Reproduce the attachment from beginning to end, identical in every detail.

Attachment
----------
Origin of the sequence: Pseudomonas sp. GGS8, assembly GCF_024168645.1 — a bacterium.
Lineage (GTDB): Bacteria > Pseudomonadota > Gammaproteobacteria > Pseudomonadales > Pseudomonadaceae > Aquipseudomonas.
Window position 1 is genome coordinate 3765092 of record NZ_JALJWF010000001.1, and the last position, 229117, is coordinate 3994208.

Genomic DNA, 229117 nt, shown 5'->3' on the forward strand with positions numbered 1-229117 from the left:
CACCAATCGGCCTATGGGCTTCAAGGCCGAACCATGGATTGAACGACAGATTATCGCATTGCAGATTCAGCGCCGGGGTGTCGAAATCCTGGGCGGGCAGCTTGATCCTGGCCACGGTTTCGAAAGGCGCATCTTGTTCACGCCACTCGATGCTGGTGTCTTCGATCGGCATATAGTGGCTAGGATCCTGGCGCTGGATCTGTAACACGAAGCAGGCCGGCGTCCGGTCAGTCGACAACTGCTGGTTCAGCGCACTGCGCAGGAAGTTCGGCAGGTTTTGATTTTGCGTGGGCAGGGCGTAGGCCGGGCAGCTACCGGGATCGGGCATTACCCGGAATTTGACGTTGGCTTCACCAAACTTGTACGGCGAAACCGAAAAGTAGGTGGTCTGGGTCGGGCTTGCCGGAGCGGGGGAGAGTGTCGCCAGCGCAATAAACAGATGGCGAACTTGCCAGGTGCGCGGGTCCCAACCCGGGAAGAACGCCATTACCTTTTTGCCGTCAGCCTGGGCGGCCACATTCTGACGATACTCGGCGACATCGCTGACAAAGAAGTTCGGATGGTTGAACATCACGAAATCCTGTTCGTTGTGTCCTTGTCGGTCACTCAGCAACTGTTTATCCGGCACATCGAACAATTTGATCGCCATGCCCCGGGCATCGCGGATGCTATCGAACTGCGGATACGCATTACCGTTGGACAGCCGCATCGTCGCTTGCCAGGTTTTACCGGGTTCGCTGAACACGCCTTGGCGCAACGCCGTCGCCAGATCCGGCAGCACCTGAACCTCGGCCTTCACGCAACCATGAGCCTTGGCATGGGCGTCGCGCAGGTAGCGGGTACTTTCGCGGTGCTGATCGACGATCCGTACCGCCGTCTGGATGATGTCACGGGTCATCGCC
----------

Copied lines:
Origin of the sequence: Pseudomonas sp. GGS8, assembly GCF_024168645.1 — a bacterium.
Lineage (GTDB): Bacteria > Pseudomonadota > Gammaproteobacteria > Pseudomonadales > Pseudomonadaceae > Aquipseudomonas.
Window position 1 is genome coordinate 3765092 of record NZ_JALJWF010000001.1, and the last position, 229117, is coordinate 3994208.

Genomic DNA, 229117 nt, shown 5'->3' on the forward strand with positions numbered 1-229117 from the left:
CACCAATCGGCCTATGGGCTTCAAGGCCGAACCATGGATTGAACGACAGATTATCGCATTGCAGATTCAGCGCCGGGGTGTCGAAATCCTGGGCGGGCAGCTTGATCCTGGCCACGGTTTCGAAAGGCGCATCTTGTTCACGCCACTCGATGCTGGTGTCTTCGATCGGCATATAGTGGCTAGGATCCTGGCGCTGGATCTGTAACACGAAGCAGGCCGGCGTCCGGTCAGTCGACAACTGCTGGTTCAGCGCACTGCGCAGGAAGTTCGGCAGGTTTTGATTTTGCGTGGGCAGGGCGTAGGCCGGGCAGCTACCGGGATCGGGCATTACCCGGAATTTGACGTTGGCTTCACCAAACTTGTACGGCGAAACCGAAAAGTAGGTGGTCTGGGTCGGGCTTGCCGGAGCGGGGGAGAGTGTCGCCAGCGCAATAAACAGATGGCGAACTTGCCAGGTGCGCGGGTCCCAACCCGGGAAGAACGCCATTACCTTTTTGCCGTCAGCCTGGGCGGCCACATTCTGACGATACTCGGCGACATCGCTGACAAAGAAGTTCGGATGGTTGAACATCACGAAATCCTGTTCGTTGTGTCCTTGTCGGTCACTCAGCAACTGTTTATCCGGCACATCGAACAATTTGATCGCCATGCCCCGGGCATCGCGGATGCTATCGAACTGCGGATACGCATTACCGTTGGACAGCCGCATCGTCGCTTGCCAGGTTTTACCGGGTTCGCTGAACACGCCTTGGCGCAACGCCGTCGCCAGATCCGGCAGCACCTGAACCTCGGCCTTCACGCAACCATGAGCCTTGGCATGGGCGTCGCGCAGGTAGCGGGTACTTTCGCGGTGCTGATCGACGATCCGTACCGCCGTCTGGATGATGTCACGGGTCATCGCC